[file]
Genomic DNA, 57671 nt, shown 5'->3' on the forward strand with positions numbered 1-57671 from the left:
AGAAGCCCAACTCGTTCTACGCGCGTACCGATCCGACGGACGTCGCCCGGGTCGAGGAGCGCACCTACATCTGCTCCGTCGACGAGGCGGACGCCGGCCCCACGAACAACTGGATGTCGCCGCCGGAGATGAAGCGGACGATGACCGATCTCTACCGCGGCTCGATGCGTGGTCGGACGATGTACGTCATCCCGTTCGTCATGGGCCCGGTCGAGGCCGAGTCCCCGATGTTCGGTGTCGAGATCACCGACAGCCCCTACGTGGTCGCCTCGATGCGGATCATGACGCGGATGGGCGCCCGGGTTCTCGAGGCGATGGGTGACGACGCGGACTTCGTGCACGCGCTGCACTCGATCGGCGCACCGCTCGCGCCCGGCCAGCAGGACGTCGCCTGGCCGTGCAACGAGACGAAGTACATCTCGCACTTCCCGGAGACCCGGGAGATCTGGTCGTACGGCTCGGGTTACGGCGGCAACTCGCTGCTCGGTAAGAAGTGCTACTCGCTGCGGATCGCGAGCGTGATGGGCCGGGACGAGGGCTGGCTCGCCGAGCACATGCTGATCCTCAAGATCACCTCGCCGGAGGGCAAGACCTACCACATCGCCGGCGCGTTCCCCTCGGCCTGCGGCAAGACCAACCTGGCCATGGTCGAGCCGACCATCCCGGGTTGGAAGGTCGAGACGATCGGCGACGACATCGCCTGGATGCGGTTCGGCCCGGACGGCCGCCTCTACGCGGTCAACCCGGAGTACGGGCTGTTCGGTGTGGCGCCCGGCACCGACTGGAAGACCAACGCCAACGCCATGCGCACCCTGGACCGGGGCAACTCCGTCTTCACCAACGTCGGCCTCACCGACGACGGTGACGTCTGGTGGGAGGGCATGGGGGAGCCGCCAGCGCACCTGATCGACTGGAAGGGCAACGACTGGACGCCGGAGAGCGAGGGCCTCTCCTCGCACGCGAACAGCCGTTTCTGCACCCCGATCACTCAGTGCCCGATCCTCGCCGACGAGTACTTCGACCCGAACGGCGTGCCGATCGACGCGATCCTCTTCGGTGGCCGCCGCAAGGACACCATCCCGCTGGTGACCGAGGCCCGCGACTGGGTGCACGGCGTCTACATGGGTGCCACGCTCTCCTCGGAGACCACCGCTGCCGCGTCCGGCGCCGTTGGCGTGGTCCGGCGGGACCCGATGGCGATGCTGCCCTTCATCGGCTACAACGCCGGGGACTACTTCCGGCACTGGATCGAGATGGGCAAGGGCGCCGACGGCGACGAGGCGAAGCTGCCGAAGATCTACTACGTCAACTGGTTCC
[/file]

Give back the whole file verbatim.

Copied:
Genomic DNA, 57671 nt, shown 5'->3' on the forward strand with positions numbered 1-57671 from the left:
AGAAGCCCAACTCGTTCTACGCGCGTACCGATCCGACGGACGTCGCCCGGGTCGAGGAGCGCACCTACATCTGCTCCGTCGACGAGGCGGACGCCGGCCCCACGAACAACTGGATGTCGCCGCCGGAGATGAAGCGGACGATGACCGATCTCTACCGCGGCTCGATGCGTGGTCGGACGATGTACGTCATCCCGTTCGTCATGGGCCCGGTCGAGGCCGAGTCCCCGATGTTCGGTGTCGAGATCACCGACAGCCCCTACGTGGTCGCCTCGATGCGGATCATGACGCGGATGGGCGCCCGGGTTCTCGAGGCGATGGGTGACGACGCGGACTTCGTGCACGCGCTGCACTCGATCGGCGCACCGCTCGCGCCCGGCCAGCAGGACGTCGCCTGGCCGTGCAACGAGACGAAGTACATCTCGCACTTCCCGGAGACCCGGGAGATCTGGTCGTACGGCTCGGGTTACGGCGGCAACTCGCTGCTCGGTAAGAAGTGCTACTCGCTGCGGATCGCGAGCGTGATGGGCCGGGACGAGGGCTGGCTCGCCGAGCACATGCTGATCCTCAAGATCACCTCGCCGGAGGGCAAGACCTACCACATCGCCGGCGCGTTCCCCTCGGCCTGCGGCAAGACCAACCTGGCCATGGTCGAGCCGACCATCCCGGGTTGGAAGGTCGAGACGATCGGCGACGACATCGCCTGGATGCGGTTCGGCCCGGACGGCCGCCTCTACGCGGTCAACCCGGAGTACGGGCTGTTCGGTGTGGCGCCCGGCACCGACTGGAAGACCAACGCCAACGCCATGCGCACCCTGGACCGGGGCAACTCCGTCTTCACCAACGTCGGCCTCACCGACGACGGTGACGTCTGGTGGGAGGGCATGGGGGAGCCGCCAGCGCACCTGATCGACTGGAAGGGCAACGACTGGACGCCGGAGAGCGAGGGCCTCTCCTCGCACGCGAACAGCCGTTTCTGCACCCCGATCACTCAGTGCCCGATCCTCGCCGACGAGTACTTCGACCCGAACGGCGTGCCGATCGACGCGATCCTCTTCGGTGGCCGCCGCAAGGACACCATCCCGCTGGTGACCGAGGCCCGCGACTGGGTGCACGGCGTCTACATGGGTGCCACGCTCTCCTCGGAGACCACCGCTGCCGCGTCCGGCGCCGTTGGCGTGGTCCGGCGGGACCCGATGGCGATGCTGCCCTTCATCGGCTACAACGCCGGGGACTACTTCCGGCACTGGATCGAGATGGGCAAGGGCGCCGACGGCGACGAGGCGAAGCTGCCGAAGATCTACTACGTCAACTGGTTCC